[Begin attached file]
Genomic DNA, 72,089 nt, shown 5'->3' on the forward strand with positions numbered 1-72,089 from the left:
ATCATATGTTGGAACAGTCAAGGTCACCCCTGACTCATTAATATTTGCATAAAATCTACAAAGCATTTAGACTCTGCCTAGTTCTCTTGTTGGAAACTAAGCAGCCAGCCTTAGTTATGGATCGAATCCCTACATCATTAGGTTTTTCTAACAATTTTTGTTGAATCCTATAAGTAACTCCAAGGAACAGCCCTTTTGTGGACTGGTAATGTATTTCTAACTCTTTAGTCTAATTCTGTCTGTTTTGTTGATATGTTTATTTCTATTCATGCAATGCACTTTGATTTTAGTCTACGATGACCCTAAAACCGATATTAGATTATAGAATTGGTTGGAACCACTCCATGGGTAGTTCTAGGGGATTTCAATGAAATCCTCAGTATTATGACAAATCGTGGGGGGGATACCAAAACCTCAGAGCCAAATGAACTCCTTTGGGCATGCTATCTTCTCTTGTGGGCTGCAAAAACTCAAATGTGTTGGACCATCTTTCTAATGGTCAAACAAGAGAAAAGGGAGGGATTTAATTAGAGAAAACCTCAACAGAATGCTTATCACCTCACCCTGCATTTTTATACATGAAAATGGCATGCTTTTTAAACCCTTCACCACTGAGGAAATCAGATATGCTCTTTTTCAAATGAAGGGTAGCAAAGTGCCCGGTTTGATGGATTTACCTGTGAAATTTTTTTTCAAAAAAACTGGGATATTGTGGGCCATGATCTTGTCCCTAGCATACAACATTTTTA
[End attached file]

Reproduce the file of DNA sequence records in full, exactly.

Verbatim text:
Genomic DNA, 72,089 nt, shown 5'->3' on the forward strand with positions numbered 1-72,089 from the left:
ATCATATGTTGGAACAGTCAAGGTCACCCCTGACTCATTAATATTTGCATAAAATCTACAAAGCATTTAGACTCTGCCTAGTTCTCTTGTTGGAAACTAAGCAGCCAGCCTTAGTTATGGATCGAATCCCTACATCATTAGGTTTTTCTAACAATTTTTGTTGAATCCTATAAGTAACTCCAAGGAACAGCCCTTTTGTGGACTGGTAATGTATTTCTAACTCTTTAGTCTAATTCTGTCTGTTTTGTTGATATGTTTATTTCTATTCATGCAATGCACTTTGATTTTAGTCTACGATGACCCTAAAACCGATATTAGATTATAGAATTGGTTGGAACCACTCCATGGGTAGTTCTAGGGGATTTCAATGAAATCCTCAGTATTATGACAAATCGTGGGGGGGATACCAAAACCTCAGAGCCAAATGAACTCCTTTGGGCATGCTATCTTCTCTTGTGGGCTGCAAAAACTCAAATGTGTTGGACCATCTTTCTAATGGTCAAACAAGAGAAAAGGGAGGGATTTAATTAGAGAAAACCTCAACAGAATGCTTATCACCTCACCCTGCATTTTTATACATGAAAATGGCATGCTTTTTAAACCCTTCACCACTGAGGAAATCAGATATGCTCTTTTTCAAATGAAGGGTAGCAAAGTGCCCGGTTTGATGGATTTACCTGTGAAATTTTTTTTCAAAAAAACTGGGATATTGTGGGCCATGATCTTGTCCCTAGCATACAACATTTTTA